I am hoping once pension contributions rise to a minimum 8% (employer 3, employee 5) it might finally kill off the nanny net wage agreement - as it is another significant variation - although it probably won't. It is annoying that the nanny payroll didn’t warn op of the downside of such an agreeement esp for a part time nanny. Hopefully op nanny will understand the need for change if op reaches out to them (and does not try to make nanny take all the tax cost) so op can get certainty going forward at least.

pigshavecurlytails Mon 12-Mar-18 08:19:38

I'm afraid you've been very very foolish agreeing a net pay. If she hasn't been with you long I would suggest you let her go and start again with a gross pay agreeement. Did your payroll company not advise you against a net pay agreement? who drew up the contract?

Lunde Mon 12-Mar-18 11:05:46

It sounds like you made a big mistake agreeing a net salary. Most people can't afford to live and pay rent etc on a 3 day/week job so would seek extra work.

Alwayscheerful Mon 12-Mar-18 12:46:39

It is possible stipulate in a contract that you must be the first employer.

MauriceTheSpaceCowboy Mon 12-Mar-18 12:49:54

Sorry but yes you are solely responsible for this extra cost.
Time to think about whether or not she’s worth the extra money.

Blondeshavemorefun Mon 12-Mar-18 21:48:47

Yep as others have said. You should have agreed a gross wage

This is both your faults. And the nanny tax company for not explaining it

What your nanny does on her days off is nothing to do with you. If she wants to work she can

Yes you will be stung for the tax as you discussed and put nett not gross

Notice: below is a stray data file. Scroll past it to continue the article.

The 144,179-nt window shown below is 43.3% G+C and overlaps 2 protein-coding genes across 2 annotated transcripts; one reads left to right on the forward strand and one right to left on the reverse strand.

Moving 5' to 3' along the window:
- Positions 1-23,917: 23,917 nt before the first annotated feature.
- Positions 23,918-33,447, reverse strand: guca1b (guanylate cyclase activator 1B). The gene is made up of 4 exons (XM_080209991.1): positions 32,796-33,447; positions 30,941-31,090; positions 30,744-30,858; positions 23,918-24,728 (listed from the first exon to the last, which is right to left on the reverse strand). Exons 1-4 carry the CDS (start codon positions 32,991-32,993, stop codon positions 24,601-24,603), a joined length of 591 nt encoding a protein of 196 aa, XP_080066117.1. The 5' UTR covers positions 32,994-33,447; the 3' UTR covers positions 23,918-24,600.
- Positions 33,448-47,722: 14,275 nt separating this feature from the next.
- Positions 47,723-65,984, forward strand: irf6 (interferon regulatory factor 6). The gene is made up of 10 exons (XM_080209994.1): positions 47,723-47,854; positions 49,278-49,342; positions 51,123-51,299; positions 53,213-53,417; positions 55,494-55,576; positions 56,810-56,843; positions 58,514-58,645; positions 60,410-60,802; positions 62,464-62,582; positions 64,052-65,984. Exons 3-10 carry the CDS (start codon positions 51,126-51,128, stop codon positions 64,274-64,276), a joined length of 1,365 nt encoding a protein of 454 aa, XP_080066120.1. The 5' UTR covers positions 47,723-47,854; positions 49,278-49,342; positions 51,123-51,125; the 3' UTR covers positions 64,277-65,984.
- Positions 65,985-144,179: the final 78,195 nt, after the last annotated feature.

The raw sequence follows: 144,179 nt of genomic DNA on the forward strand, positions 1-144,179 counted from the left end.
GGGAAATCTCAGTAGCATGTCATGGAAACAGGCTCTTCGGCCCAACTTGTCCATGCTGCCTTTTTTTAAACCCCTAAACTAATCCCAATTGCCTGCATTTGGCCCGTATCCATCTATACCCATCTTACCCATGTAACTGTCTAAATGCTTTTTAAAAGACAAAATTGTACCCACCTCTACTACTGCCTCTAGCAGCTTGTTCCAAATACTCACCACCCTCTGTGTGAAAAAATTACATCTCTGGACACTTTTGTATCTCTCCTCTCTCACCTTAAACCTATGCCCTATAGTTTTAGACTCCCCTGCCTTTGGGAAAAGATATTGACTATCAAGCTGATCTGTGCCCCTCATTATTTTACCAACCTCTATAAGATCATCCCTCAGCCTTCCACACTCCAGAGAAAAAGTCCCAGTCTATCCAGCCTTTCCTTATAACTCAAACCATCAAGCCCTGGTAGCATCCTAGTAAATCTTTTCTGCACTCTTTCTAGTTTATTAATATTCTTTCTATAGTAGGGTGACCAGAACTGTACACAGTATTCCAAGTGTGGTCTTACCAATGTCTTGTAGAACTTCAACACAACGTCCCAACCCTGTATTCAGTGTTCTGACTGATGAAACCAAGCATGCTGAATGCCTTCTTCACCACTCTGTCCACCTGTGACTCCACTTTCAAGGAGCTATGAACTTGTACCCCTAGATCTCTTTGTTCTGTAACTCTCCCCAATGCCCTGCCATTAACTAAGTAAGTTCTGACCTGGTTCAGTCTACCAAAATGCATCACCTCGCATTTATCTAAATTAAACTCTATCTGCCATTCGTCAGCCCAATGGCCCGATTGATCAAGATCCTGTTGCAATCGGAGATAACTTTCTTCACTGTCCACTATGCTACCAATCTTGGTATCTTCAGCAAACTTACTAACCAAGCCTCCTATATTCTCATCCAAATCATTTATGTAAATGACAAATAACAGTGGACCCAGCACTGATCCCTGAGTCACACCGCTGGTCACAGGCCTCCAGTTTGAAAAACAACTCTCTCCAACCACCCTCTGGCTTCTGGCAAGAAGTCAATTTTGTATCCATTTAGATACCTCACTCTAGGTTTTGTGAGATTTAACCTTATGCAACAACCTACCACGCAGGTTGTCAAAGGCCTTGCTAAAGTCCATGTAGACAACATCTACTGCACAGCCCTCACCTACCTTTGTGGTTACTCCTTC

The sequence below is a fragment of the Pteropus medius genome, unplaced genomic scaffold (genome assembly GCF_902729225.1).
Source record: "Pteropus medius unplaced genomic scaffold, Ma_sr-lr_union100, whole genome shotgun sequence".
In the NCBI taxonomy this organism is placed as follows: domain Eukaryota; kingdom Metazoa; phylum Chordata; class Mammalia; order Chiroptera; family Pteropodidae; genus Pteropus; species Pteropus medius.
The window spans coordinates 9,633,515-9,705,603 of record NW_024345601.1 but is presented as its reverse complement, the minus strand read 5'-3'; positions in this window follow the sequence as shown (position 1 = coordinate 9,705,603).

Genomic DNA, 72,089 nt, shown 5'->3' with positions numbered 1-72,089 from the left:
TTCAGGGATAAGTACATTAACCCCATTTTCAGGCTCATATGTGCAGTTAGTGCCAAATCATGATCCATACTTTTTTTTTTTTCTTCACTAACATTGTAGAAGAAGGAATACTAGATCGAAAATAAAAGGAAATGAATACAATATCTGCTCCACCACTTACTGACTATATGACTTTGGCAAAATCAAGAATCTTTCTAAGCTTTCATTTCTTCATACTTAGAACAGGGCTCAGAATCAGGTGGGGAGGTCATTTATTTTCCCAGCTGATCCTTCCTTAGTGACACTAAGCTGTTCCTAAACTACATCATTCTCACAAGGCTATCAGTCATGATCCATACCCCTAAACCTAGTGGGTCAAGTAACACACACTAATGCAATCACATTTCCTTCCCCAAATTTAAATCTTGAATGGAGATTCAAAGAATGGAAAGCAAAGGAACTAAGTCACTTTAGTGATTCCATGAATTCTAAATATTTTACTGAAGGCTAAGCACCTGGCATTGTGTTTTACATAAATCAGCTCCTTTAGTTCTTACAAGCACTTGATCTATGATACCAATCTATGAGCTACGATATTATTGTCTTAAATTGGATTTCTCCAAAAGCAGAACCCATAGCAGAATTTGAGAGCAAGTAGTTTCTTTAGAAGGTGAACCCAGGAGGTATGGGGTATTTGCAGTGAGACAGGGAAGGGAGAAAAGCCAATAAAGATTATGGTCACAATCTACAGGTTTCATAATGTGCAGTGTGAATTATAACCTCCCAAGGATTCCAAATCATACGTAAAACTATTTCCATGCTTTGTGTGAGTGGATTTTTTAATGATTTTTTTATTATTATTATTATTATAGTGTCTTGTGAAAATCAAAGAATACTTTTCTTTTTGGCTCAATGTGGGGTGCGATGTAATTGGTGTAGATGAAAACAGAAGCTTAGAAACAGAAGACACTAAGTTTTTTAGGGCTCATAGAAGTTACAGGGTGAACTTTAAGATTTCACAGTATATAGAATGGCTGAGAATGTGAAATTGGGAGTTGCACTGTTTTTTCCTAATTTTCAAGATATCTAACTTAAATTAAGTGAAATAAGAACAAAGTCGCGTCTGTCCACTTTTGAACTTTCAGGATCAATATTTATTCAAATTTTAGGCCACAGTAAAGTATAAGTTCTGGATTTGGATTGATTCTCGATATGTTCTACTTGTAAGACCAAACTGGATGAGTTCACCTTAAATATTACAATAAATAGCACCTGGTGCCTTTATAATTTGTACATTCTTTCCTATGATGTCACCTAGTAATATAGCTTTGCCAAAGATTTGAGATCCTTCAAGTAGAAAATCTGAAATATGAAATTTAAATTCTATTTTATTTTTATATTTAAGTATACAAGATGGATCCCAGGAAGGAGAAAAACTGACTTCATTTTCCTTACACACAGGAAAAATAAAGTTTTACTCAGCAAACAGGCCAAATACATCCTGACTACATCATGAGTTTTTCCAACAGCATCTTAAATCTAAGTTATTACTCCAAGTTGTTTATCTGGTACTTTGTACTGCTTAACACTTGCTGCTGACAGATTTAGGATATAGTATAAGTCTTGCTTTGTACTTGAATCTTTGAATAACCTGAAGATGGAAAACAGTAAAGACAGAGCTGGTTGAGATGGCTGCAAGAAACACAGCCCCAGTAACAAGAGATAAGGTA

Viviennemary Mon 12-Mar-18 22:01:22

This seems so unfair if you've agreed her pay and now you are ending up paying more. The nanny agency should have alerted you to this. Just say you're not paying it end of. And if she wants to continue in your employment the pay will be the same as before. If she doesn't want to continue then she should resign. I blame the nanny agency.

user1487194234 Mon 12-Mar-18 22:02:57

She should resign
Why should she
If she did she would be claiming constructive dismissal

LittleBearPad Mon 12-Mar-18 23:57:29

This seems so unfair if you've agreed her pay and now you are ending up paying more. The nanny agency should have alerted you to this. Just say you're not paying it end of. And if she wants to continue in your employment the pay will be the same as before. If she doesn't want to continue then she should resign. I blame the nanny agency.

Yes they’ve agreed to pay her £240 net of tax. So that’s what they have to pay and if the tax goes up that’s their risk. The nanny agency should have advised a gross wage and I’m surprised they didn’t...
I would agree a gross wage asap OP and then you aren’t at risk of this happening again

Viviennemary Tue 13-Mar-18 00:05:00

But the tax has gone up because of the other money she is earning from the other job. I'd say they should pay the extra tax. OP had nothing to do with this change of circumstances so should continue as before. That's what I would do.

timeisnotaline Tue 13-Mar-18 00:07:27

That’s not helpful Vivienne as employers are actually required to keep to contracts!

Viviennemary Tue 13-Mar-18 00:10:41

Thus I'd say I agreed to pay you net of tax due on the wages I am paying you. What arrangements you make for any tax due on other money you earn has nothing to do with me.

InvisibleUnicorn Tue 13-Mar-18 00:14:37

Is she within two years of you employing her?

If so, just end the contract. You can do this with zero come back. Get a new contract based on gross pay and if she signs it, she stays.

There is zero (yes, I am simplifying this, there are exceptions in law) comeback within two years unless she is pregnant or disabled and can prove that was the reason for you dismissing her.